Jonathan Libber, president of Maryland Smart Meter Awareness, a group with concerns about the technology, said some residents "are in a horrible situation where they have to opt out because of their health but they can't afford it."

Libber, a retired Environmental Protection Agency attorney, is not among the newly opted in.

"Absolutely we're paying the fee," he said. "I think most of my neighbors are in the same boat — they're going to pay the fee. They don't like it, but they're going to do it."

Del. Glen Glass, a Harford County Republican with smart-meter concerns, said he will try again in the next legislative session to get a bill passed that would allow people to keep their old meters without an additional charge.

He said he opted out but a BGE contractor installed a smart meter in his Aberdeen home anyway. In the 23 days in March before he had it removed, it measured his electricity usage at more than double the amount his replacement, older-style meter registered the next 23 days, he said.

"I'm talking to people all over the place and they're telling me, 'Yeah, my bill's going through the roof,' " Glass said.

Butts said BGE is confident about the accuracy of the meters, which he said are tested by the manufacturers and sample-tested by the utility. He suggested that timing played a role in some cases of reported spikes, with a very hot or cold stretch hitting when the smart meter goes in, increasing electricity usage.

In other cases, the spinning dial in customers' old meters ran slowly and registered less electricity than was actually used, Butts said.

"So some customers — it's a small percentage — could have been undercharged for a while," he said.

BGE, citing customer account confidentiality, declined to comment on Glass' experience.

The worst of last winter's severe weather had passed before his smart meter was installed, though temperatures continued to warm up afterward. Glass said he kept the thermostat low throughout that stretch while temporarily living in Annapolis for the session.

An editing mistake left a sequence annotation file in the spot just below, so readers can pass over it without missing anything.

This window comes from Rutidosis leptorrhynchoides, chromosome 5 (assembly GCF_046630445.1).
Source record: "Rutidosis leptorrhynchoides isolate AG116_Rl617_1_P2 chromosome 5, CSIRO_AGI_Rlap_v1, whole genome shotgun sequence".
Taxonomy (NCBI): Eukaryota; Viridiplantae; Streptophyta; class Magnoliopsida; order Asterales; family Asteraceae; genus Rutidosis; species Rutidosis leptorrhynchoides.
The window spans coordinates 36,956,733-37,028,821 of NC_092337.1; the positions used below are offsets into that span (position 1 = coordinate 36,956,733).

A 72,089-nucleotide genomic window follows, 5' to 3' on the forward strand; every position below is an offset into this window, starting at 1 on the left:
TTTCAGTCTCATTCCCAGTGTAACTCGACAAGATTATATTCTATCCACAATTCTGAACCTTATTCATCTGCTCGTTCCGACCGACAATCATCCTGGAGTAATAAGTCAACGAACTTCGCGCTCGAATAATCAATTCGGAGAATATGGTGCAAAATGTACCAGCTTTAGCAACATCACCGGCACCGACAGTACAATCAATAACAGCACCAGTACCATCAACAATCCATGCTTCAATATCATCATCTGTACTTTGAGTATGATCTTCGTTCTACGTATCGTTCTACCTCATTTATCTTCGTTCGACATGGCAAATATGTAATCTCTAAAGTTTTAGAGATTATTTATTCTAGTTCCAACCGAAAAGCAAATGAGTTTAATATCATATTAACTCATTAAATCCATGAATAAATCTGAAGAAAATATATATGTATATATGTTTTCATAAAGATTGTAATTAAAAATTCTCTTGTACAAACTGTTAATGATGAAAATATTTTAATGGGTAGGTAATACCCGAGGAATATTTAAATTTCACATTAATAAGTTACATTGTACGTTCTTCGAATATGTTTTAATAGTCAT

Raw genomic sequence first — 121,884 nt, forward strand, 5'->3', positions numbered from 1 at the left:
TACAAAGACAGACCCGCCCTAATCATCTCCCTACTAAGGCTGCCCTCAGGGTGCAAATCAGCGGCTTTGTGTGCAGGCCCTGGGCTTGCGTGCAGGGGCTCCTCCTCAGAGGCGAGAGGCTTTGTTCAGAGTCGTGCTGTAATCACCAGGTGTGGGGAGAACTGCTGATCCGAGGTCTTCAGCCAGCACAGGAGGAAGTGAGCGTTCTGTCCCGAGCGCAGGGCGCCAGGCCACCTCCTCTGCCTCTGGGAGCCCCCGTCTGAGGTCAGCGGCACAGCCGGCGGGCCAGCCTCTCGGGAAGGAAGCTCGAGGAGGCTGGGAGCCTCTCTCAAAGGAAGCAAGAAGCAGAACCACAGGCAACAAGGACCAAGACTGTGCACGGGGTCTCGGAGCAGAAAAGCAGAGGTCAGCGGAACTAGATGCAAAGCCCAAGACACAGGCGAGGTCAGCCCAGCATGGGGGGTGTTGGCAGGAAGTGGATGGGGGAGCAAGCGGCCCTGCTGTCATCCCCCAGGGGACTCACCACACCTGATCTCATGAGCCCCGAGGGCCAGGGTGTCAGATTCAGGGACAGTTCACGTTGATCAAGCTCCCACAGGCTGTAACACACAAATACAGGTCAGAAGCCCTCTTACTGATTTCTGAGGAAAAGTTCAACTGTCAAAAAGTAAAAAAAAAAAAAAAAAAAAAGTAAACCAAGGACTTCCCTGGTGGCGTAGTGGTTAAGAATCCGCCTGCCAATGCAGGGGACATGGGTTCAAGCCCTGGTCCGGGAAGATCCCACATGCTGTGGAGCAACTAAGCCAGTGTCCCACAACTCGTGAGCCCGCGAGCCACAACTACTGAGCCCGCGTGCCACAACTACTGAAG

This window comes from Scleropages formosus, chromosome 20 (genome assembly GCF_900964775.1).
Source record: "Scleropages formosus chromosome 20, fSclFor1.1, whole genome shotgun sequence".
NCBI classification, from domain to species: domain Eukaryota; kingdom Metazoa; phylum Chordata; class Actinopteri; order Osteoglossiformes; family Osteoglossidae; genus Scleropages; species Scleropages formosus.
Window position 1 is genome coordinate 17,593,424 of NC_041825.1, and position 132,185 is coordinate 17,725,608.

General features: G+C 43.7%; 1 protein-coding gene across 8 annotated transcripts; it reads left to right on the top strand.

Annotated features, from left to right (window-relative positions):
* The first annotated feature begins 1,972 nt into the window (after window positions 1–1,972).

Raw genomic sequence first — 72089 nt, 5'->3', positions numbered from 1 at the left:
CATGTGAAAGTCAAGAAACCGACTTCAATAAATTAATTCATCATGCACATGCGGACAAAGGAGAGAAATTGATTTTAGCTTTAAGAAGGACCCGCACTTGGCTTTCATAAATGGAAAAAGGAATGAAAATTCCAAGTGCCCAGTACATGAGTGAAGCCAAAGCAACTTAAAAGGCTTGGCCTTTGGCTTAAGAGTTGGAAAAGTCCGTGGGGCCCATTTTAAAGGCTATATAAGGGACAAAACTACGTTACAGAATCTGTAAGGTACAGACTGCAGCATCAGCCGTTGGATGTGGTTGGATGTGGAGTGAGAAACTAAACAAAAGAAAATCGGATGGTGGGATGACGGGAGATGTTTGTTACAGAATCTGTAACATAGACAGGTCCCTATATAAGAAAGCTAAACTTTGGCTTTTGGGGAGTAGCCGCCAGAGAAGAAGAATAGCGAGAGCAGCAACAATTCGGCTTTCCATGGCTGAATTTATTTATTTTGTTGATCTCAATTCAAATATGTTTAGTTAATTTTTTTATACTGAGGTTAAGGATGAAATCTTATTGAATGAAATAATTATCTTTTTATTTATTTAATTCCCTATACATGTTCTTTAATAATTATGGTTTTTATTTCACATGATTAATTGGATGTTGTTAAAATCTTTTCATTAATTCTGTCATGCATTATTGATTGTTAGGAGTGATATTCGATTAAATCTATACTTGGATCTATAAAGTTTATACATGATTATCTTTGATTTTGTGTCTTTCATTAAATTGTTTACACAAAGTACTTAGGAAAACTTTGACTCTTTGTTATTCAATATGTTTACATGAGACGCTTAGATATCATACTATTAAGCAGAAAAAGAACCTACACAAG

Glass suspects people with indoor meters who haven't responded to BGE don't want the new technology, "and they certainly don't want to be charged."

BGE believes they simply see no reason to prioritize it and might not realize they can request an evening or weekend appointment.

Either way, increasing the number of efforts to contact them hasn't made much of a difference, the company told regulators. BGE said it has an 11-step process, including calls, letters and a visit.

When customers do make an appointment, 20 percent don't keep it, the company said.

It's an unusual situation because most utilities have far lower shares of indoor meters. The devices were installed inside older homes, and BGE is the nation's oldest gas utility.

BGE can only impose the opt-out charge on customers with inaccessible meters if the Public Service Commission approves. When the utility asked to do so last summer, commissioners ordered BGE to increase its communication efforts.

BGE said in its latest request that it would refund the charge if customers called to set up an appointment within 30 days of the date on the first bill, as it will do for people who have formally opted out.

Paula Carmody, who heads the Maryland Office of People's Counsel, which represents residential utility customers, said some customers haven't responded because they simply aren't aware BGE is waiting on them, despite the efforts the company says it is making.

"I don't think it's as simple a matter as 'people don't get around to it,' " she said. "The numbers are rather large."

jhopkins@baltsun.com

twitter.com/jsmithhopkins

Copyright © 2014, The Baltimore Sun